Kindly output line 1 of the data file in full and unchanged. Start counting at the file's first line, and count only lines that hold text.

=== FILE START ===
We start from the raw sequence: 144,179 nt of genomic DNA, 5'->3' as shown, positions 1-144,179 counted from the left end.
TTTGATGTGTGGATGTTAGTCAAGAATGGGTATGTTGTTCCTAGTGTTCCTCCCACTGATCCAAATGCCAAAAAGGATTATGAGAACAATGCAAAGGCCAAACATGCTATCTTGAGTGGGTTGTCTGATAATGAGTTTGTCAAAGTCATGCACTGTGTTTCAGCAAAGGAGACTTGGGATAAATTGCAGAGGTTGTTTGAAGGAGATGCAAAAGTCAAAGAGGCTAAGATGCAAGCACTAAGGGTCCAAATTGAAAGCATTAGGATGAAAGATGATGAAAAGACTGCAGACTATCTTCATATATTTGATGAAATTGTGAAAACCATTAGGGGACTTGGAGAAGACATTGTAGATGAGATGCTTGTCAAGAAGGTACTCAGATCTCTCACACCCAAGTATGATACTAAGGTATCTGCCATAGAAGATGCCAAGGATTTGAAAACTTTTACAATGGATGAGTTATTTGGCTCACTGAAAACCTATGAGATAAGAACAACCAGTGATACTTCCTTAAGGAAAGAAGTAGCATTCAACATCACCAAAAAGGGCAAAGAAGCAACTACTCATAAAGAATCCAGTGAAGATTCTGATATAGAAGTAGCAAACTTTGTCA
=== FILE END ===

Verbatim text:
We start from the raw sequence: 144,179 nt of genomic DNA, 5'->3' as shown, positions 1-144,179 counted from the left end.